Heterologous pericardia, acquired from mammal, are often used as biological patches in cardiovascular surgery for pericardial substitute, intracardiac defect repair, stenosis enlargement, and change of blood stream direction. However, these biological patches have been clinically encountered with thrombus formation and tissue adhesion, These concerns may be overcome by immobilizing heparin on the surfaces of these biological patches. The study was to evaluate an epoxy-fixed porcine pericardium with ionically- or covalently-immobilized heparin implanted in a canine model as a vascular patch, The nonheparinized counterpart was used as a control, The results obtained suggested that surface-immobilized heparin may reduce thrombus formation and tissue adhesion of implanted biological patches. Additionally, the porcine pericardium with covalently-immobilized heparin was relatively better than its ionically-immobilized counterpart: in reducing thrombus formation and tissue adhesion. Therefore, it is suggested that heparin be immobilized by stable covalent bond in clinical use. The resistance against in vivo degradation for the heparinized tissues (ionically- or covalently-immobilized) was relatively better than the nonheparinized tissue. However, heparinization did not seem to prevent the implanted biological tissues from calcification.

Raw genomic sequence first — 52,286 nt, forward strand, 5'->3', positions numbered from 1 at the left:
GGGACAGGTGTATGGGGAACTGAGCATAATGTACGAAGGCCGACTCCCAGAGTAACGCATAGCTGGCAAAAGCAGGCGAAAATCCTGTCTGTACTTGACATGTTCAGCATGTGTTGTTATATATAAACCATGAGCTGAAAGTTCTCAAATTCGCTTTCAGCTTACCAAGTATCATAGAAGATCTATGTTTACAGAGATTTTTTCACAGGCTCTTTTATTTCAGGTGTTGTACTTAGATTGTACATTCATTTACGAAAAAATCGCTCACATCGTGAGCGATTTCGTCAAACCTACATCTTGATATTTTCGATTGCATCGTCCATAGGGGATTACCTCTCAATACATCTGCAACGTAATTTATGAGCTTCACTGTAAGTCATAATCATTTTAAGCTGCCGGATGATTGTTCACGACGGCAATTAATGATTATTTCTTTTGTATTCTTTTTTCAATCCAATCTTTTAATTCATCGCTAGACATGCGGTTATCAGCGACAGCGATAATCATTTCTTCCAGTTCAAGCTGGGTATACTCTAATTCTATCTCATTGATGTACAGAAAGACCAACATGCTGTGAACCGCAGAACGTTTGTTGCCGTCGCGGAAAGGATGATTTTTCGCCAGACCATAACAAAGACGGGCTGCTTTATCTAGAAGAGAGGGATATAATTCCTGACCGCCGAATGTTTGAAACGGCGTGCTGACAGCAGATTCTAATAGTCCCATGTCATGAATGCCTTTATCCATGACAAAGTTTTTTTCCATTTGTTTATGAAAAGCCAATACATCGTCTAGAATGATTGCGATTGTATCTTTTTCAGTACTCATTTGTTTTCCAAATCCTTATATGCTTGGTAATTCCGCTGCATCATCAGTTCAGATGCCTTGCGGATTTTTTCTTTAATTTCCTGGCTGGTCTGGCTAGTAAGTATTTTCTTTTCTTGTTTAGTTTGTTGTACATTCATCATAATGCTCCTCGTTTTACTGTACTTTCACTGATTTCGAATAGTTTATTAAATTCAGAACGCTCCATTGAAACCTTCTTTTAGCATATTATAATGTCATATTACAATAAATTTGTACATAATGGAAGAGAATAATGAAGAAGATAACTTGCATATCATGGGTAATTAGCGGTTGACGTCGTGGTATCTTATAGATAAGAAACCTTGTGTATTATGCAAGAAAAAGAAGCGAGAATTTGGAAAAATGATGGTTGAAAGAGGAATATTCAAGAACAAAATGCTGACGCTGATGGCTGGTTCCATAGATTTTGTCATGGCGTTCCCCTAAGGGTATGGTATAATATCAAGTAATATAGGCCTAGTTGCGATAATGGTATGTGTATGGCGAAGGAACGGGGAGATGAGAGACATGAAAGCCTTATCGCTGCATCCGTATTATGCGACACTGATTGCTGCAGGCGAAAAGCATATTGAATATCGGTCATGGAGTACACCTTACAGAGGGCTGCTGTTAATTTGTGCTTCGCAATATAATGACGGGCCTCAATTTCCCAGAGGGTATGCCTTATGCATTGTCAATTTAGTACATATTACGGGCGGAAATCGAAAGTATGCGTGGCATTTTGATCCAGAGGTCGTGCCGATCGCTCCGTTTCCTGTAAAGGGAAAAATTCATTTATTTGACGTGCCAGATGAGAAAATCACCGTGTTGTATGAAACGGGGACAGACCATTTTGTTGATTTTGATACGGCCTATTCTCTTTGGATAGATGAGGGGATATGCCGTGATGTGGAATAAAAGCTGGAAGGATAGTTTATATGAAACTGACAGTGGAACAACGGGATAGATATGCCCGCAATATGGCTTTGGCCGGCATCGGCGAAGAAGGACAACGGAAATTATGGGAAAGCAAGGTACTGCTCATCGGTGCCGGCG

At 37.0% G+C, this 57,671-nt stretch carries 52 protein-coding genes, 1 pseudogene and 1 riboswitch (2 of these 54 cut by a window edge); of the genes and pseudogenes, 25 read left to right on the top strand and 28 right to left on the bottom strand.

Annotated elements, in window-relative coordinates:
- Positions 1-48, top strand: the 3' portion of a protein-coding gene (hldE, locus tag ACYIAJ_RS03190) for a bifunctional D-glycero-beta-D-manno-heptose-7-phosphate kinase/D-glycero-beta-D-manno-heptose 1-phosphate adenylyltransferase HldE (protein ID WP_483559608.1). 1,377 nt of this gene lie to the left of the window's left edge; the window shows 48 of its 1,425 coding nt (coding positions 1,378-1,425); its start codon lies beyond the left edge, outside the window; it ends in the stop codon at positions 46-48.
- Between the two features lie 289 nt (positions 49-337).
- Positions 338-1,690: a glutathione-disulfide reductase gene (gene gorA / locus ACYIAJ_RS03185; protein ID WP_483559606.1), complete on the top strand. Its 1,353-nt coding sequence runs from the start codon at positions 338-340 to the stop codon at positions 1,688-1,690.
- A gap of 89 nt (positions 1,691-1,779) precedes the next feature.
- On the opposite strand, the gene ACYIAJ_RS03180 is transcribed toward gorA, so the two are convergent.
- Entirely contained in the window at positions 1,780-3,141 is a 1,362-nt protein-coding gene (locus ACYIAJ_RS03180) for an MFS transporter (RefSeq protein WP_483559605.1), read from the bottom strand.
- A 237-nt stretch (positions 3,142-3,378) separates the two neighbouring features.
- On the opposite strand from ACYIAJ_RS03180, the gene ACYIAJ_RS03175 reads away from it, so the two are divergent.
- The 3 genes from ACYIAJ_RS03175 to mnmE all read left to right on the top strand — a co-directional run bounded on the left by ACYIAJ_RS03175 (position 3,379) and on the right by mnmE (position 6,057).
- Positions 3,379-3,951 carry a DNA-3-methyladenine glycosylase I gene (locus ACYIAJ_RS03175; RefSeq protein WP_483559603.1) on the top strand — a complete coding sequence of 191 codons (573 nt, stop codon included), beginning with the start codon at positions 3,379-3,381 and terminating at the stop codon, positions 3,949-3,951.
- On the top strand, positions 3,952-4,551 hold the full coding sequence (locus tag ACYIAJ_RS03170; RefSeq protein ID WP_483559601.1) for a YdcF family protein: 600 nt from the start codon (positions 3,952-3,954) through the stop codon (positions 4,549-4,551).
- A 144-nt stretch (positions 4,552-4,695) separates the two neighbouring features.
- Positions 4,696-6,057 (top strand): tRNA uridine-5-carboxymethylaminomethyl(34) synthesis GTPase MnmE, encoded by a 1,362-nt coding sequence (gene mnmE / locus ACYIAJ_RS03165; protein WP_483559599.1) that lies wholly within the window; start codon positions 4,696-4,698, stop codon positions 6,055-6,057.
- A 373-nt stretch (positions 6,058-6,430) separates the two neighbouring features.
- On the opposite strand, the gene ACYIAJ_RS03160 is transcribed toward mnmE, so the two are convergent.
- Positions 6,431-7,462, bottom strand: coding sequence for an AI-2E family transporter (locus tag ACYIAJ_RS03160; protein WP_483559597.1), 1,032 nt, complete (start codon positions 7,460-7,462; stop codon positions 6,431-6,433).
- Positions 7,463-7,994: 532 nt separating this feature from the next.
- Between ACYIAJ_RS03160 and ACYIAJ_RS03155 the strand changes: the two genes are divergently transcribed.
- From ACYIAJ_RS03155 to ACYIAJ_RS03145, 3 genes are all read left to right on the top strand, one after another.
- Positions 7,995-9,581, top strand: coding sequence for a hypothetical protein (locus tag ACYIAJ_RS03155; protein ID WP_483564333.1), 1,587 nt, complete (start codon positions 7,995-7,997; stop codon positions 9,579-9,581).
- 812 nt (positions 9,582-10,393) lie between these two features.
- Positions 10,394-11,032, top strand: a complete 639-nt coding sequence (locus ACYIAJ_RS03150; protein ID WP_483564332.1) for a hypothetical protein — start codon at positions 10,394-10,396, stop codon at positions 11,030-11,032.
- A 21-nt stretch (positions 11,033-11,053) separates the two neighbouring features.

JOURNAL OF THE CHINESE INSTITUTE OF CHEMICAL ENGINEERS